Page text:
Nissan has joined forces with some of the biggest names in racing to cooperate on one of the most radical race car designs that we have seen for quite some time – the Nissan DeltaWing. So what does this have to do with electric vehicles (EVs)? Stay tuned.
A coalition of Dan Gurney (he of all kinds of racing fame and history), Don Panoz (the creator of the American Le Mans Racing Series), designer Ben Bowlby, Michelin Tires and Highcroft Racing developed the DeltaWing concept. With a car design, a tire manufacturer, the proven racing businessmen and a builder at the table, all they needed was an engine. Enter Nissan.
Nissan is providing a 1.6-liter direct injection gasoline turbocharged engine expected to produce about 300 horsepower in final racing trim. To put that into perspective, the same specifications apply to the road-going version of this engine which can be found in the Nissan Juke. The Juke sports 188 horsepower. Squeezing more than 50% more power out of this engine without grenading it in the process requires some pretty decent engineering. That’s what this has to do with electric vehicles.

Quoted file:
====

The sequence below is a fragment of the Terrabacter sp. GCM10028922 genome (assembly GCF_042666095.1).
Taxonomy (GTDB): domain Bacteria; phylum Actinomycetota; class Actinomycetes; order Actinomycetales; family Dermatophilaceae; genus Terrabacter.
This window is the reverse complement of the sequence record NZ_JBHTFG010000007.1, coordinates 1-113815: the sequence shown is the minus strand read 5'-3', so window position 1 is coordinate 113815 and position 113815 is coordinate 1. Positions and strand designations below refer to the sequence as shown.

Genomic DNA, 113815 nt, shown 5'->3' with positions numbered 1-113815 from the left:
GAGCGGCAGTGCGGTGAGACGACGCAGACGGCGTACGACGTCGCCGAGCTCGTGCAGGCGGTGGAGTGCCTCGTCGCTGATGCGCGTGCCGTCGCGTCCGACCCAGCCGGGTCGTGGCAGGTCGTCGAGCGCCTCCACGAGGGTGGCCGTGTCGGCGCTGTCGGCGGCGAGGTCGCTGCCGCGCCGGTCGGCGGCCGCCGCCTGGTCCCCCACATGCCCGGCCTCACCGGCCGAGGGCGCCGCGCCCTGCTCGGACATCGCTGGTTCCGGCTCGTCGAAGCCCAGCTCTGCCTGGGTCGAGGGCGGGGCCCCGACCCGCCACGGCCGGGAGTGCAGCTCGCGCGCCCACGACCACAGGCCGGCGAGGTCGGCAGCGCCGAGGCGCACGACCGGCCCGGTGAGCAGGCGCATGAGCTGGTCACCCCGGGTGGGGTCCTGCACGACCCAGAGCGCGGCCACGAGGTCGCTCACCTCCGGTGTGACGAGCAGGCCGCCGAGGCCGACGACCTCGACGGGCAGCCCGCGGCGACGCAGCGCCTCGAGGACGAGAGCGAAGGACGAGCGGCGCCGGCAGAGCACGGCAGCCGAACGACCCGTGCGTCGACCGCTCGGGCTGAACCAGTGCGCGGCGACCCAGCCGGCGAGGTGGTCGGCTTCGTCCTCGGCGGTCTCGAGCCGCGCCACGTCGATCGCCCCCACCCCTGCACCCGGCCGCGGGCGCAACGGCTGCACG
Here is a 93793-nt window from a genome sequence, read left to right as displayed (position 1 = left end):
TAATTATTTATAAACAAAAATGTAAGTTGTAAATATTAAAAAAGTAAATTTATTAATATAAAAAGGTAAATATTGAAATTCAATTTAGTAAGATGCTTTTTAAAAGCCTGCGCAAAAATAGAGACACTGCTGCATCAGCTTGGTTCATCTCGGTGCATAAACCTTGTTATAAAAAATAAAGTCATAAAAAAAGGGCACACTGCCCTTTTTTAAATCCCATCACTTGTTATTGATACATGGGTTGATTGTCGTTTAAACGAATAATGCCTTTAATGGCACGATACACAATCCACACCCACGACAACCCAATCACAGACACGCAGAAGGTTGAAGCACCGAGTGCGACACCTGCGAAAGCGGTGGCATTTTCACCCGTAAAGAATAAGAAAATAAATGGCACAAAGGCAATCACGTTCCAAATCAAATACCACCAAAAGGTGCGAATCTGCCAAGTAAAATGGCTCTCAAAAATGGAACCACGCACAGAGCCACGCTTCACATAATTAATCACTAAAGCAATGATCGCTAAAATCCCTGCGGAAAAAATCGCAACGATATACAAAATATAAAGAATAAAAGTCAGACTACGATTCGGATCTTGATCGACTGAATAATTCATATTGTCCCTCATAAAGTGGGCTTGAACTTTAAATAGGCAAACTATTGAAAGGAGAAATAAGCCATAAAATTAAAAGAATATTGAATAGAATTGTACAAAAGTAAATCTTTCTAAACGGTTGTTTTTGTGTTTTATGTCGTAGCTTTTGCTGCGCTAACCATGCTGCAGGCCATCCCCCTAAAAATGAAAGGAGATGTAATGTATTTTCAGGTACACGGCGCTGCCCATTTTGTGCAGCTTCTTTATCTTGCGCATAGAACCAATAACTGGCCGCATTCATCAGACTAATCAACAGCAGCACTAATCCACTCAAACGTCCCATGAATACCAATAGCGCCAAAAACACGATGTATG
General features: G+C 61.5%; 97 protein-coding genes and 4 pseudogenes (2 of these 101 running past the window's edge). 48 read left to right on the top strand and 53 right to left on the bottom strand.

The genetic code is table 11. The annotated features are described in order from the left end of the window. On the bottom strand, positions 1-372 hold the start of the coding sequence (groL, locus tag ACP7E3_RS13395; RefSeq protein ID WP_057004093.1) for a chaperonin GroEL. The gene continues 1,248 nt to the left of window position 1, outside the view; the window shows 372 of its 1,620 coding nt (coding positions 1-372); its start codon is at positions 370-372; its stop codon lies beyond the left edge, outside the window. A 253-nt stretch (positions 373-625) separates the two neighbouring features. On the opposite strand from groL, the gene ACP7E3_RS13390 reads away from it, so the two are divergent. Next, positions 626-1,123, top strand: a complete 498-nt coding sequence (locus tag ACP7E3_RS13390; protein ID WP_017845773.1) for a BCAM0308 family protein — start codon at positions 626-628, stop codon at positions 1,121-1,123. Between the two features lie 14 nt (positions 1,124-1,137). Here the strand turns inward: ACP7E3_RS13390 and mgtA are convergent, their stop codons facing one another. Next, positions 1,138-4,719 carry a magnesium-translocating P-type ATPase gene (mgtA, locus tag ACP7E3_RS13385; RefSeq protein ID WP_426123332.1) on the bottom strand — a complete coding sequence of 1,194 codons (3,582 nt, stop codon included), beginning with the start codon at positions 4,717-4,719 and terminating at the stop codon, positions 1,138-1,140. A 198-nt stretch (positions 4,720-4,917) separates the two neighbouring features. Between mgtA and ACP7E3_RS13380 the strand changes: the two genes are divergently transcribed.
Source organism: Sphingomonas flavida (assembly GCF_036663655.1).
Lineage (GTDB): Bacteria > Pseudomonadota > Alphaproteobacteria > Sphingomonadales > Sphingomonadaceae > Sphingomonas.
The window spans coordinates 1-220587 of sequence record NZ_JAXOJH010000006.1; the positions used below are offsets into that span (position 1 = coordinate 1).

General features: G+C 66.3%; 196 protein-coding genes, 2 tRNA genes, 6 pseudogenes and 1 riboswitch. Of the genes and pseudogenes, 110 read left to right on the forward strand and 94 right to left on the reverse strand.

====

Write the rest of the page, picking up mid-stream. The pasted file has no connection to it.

This entire vehicle is a rolling experiment in vehicle efficiency. Start with an extremely narrow front end with racing tires only four inches wide under the bodywork, spaced just inches apart. The intent is to take the car to the 24 Hours of Le Mans, run in the experimental class, and achieve racing performance standards with half the weight, half the drag and half the power of those vehicles. Nissan will then look to apply lessons learned to their road-going vehicles. The opportunity to be involved in a project such as this must have sent a chill down the spines of those present during the initial presentation.
When evaluating the know-how needed to produce an entirely different vehicle (such as an EV) one has to consider not only the capabilities of the manufacturer, but the intents, biases, and agendas that they bring to the table. With the development of the LEAF and future Nissan and Infiniti electric vehicles, we have seen that Nissan has an extremely strong commitment to the success of these vehicles. But the expectation is that the gasoline engine will provide the basis for the vast majority of automobiles for likely the next 50 years or more. This being the case, this step into the DeltaWing partnership by Nissan is proving that they are not only looking at developing the future of automobile technology, but continuing to improve the efficiency of existing automotive technology as well.
If you have any interest in the engineering of this vehicle, we highly recommend watching this first video. It is a couple of minutes long, but we think, worth the time investment:
Another video was also embedded in the press release. This is more a marketing piece than the first, but still worth watching: